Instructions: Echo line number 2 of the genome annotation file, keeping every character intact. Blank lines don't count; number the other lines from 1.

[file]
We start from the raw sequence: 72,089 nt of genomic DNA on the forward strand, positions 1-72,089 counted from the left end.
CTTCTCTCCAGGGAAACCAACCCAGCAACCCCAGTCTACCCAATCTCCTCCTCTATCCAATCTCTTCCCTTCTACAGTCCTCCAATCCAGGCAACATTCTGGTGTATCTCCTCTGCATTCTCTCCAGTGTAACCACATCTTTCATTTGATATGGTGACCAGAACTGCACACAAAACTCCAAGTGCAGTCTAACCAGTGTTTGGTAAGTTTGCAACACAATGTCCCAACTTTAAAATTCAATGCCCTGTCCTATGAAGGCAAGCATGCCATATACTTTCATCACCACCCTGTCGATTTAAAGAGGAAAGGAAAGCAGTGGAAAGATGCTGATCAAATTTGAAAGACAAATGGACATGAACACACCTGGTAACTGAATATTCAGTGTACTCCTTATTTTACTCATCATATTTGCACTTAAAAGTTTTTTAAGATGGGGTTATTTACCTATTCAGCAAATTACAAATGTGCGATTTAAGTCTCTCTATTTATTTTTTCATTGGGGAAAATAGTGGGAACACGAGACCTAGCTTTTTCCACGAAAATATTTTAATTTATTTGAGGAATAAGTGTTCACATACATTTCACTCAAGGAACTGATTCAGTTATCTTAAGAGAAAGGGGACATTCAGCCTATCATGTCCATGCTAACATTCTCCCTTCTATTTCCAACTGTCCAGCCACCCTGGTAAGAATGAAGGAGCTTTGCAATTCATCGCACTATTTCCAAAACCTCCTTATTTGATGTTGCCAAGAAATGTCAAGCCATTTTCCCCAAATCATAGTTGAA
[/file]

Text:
CTTCTCTCCAGGGAAACCAACCCAGCAACCCCAGTCTACCCAATCTCCTCCTCTATCCAATCTCTTCCCTTCTACAGTCCTCCAATCCAGGCAACATTCTGGTGTATCTCCTCTGCATTCTCTCCAGTGTAACCACATCTTTCATTTGATATGGTGACCAGAACTGCACACAAAACTCCAAGTGCAGTCTAACCAGTGTTTGGTAAGTTTGCAACACAATGTCCCAACTTTAAAATTCAATGCCCTGTCCTATGAAGGCAAGCATGCCATATACTTTCATCACCACCCTGTCGATTTAAAGAGGAAAGGAAAGCAGTGGAAAGATGCTGATCAAATTTGAAAGACAAATGGACATGAACACACCTGGTAACTGAATATTCAGTGTACTCCTTATTTTACTCATCATATTTGCACTTAAAAGTTTTTTAAGATGGGGTTATTTACCTATTCAGCAAATTACAAATGTGCGATTTAAGTCTCTCTATTTATTTTTTCATTGGGGAAAATAGTGGGAACACGAGACCTAGCTTTTTCCACGAAAATATTTTAATTTATTTGAGGAATAAGTGTTCACATACATTTCACTCAAGGAACTGATTCAGTTATCTTAAGAGAAAGGGGACATTCAGCCTATCATGTCCATGCTAACATTCTCCCTTCTATTTCCAACTGTCCAGCCACCCTGGTAAGAATGAAGGAGCTTTGCAATTCATCGCACTATTTCCAAAACCTCCTTATTTGATGTTGCCAAGAAATGTCAAGCCATTTTCCCCAAATCATAGTTGAA